Gunfight at Hide Park

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The Gunfight at Hide Park, or the Newton Massacre, was the name given to an Old West gunfight that occurred on August 19, 1871, in Newton, Kansas, United States. While well publicized at the time, the shootout has received little historical attention despite resulting in a higher body count than the Gunfight at the O.K. Corral and the Four Dead in Five Seconds Gunfight of 1881. Unlike most other well-known gunfights of the Old West, it involved no notable or well-known gunfighters, nor did it propel any of its participants into any degree of fame. The story has transformed into legend due to reports that one of the participants, James Riley, walked away from the scene and was never seen again.

The gunfight[edit]

The incident began with an argument between two local lawmen, Billy Bailey and Mike McCluskie. On August 11, 1871, the two men began arguing over local politics on election day in the Red Front Saloon, located in downtown Newton. The argument developed into a fistfight, with Bailey being knocked outside the saloon and into the street. McCluskie followed, drawing his pistol. He fired two shots at Bailey, hitting him with the second shot in the chest. Bailey died the next day, August 12.[citation needed] McCluskie fled town to avoid arrest, but returned a few days later after receiving information that the shooting would likely be deemed self defense, despite the fact that Bailey never produced a weapon. McCluskie claimed he had feared for his life, having known that in three previous gunfights, Bailey had killed two men.[citation needed]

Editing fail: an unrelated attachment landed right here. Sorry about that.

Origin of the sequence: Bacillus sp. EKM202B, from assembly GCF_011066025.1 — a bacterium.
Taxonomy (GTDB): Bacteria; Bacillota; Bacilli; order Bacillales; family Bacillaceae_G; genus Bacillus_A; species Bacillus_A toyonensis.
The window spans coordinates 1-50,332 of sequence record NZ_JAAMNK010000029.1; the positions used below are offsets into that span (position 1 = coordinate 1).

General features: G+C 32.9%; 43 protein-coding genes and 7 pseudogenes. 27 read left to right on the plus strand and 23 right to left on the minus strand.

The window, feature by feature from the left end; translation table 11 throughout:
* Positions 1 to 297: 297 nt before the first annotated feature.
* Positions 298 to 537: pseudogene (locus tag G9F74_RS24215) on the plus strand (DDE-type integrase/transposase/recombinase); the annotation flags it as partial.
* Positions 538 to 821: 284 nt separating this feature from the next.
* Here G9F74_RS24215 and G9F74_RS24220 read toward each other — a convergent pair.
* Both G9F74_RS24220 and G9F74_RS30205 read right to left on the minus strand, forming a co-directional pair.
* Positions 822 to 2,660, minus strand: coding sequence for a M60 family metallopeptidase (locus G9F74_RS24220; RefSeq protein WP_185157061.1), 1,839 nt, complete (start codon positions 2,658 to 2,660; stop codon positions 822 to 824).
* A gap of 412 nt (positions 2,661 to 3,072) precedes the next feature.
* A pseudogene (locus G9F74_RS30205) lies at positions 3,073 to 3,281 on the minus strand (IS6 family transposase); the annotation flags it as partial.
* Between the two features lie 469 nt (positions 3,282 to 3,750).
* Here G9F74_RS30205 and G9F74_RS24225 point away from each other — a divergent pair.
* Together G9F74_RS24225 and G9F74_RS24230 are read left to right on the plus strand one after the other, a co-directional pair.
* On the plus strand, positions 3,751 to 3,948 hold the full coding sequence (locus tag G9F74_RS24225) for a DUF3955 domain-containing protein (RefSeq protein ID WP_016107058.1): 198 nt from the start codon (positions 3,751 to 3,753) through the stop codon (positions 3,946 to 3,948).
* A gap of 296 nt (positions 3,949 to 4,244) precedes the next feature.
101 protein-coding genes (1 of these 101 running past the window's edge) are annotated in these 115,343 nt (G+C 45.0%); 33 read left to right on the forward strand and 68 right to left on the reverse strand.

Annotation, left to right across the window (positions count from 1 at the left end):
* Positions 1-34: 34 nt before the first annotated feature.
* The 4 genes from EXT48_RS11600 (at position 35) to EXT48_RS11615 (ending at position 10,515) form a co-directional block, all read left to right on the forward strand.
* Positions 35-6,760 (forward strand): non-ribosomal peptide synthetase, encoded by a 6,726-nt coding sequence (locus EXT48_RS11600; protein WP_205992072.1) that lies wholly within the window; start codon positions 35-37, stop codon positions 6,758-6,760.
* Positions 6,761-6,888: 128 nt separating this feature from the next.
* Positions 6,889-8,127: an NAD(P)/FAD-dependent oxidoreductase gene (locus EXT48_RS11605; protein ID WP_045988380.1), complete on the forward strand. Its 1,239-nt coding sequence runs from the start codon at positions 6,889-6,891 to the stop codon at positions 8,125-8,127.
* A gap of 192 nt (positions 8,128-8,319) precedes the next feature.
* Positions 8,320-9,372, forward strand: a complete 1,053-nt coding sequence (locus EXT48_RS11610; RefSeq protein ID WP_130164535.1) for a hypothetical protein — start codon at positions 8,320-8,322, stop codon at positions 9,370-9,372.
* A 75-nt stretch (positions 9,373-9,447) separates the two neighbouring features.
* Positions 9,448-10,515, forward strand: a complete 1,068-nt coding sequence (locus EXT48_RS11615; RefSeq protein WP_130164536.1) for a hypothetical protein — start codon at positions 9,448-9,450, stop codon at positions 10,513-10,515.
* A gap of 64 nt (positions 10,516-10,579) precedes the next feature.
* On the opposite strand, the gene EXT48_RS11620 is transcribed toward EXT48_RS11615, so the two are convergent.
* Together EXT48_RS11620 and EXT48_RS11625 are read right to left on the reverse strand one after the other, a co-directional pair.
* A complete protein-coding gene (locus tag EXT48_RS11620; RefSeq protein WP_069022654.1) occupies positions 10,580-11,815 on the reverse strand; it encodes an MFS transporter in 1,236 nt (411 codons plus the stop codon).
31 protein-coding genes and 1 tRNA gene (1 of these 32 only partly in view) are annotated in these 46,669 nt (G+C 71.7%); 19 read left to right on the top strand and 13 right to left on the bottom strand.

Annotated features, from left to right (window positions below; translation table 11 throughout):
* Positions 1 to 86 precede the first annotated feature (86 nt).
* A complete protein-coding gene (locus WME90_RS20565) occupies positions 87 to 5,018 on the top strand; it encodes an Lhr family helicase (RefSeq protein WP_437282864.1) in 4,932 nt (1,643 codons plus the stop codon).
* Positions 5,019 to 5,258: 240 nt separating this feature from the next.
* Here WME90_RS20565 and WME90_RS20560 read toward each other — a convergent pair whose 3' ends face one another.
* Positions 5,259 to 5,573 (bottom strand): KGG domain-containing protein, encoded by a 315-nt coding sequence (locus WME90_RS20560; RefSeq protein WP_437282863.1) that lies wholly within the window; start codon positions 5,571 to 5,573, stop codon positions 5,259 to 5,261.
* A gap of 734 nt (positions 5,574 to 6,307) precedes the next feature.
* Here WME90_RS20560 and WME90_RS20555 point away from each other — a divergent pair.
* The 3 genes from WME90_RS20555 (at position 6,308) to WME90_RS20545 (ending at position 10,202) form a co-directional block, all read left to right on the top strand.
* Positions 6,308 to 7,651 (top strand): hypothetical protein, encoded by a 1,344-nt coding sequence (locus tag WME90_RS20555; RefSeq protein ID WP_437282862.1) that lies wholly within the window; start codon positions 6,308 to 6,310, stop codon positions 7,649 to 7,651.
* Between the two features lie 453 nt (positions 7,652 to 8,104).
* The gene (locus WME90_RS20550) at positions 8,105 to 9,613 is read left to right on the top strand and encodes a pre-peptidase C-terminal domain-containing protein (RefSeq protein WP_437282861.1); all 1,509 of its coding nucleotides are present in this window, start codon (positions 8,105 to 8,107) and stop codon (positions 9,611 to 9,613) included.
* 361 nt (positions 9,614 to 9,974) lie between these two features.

On August 19, 1871, McCluskie entered Newton to gamble at Tuttles Dance Hall, located in an area of town called Hide Park. He was accompanied by a friend, Jim Martin. As McCluskie was gambling, three cowboys entered the saloon. They were Billy Garrett, Henry Kearnes, and Jim Wilkerson, all friends of Bailey who had sworn revenge on McCluskie. Billy Garrett had been in at least two prior gunfights, killing two men.[citation needed]

Hugh Anderson, the son of a wealthy Bell County, Texas cattle rancher, also entered and approached McCluskie, calling him a coward and threatening his life. Jim Martin jumped up in an attempt to stop a fight from occurring. Anderson shot McCluskie in the neck, knocking him to the floor. McCluskie attempted to shoot Anderson, but his pistol misfired. Anderson stood over McCluskie and shot him several times in the back.[citation needed]

Kearns, Garrett, and Wilkerson also began firing and may have shot McCluskie in the leg. At that point a young man named James Riley, believed to have been around 18 years of age at the time, opened fire on the men.

Riley was dying from tuberculosis, and had been taken in by McCluskie shortly after arriving in Newton. Riley had never been involved in a gunfight before, but only Anderson still had a loaded pistol to return fire. Some accounts say Riley locked the saloon doors before shooting, but there is no evidence of this.[citation needed] Riley ended up shooting seven men due to limited visibility from the prior gunfire.

Jim Martin, the would-be peacemaker, was shot in the neck and later died of his wound. Garrett, Kearns, and a bystander named Patrick Lee were also mortally wounded. Anderson, Wilkerson, and another bystander were wounded but survived.

With both guns empty and all his opponents down, Riley walked away and was never seen again.

A warrant was issued for the arrest of Hugh Anderson for the murder of McCluskie. He fled Kansas for Texas to evade authorities and recover from his wounds.

Anderson was later confronted by Mike McCluskie's brother Arthur, who challenged him to a duel in revenge for his brother's death. The duel ended with both severely injured, Arthur McCluskie fatally.

In Media[edit]

The gunfight inspired the western short film No Sunday West Of Newton, written by Gwendolyn Cameron, Hunter Gehman, and Spencer Cameron.[1]

The 2019 album The Cowboy Iliad: A Legend Told in the Spoken Word written by Walter Hill and produced by Bobby Woods was inspired by the story.[citation needed]

References[edit]

  1. ^ "No Sunday West of Newton". IMDb. 14 June 2016.

External links[edit]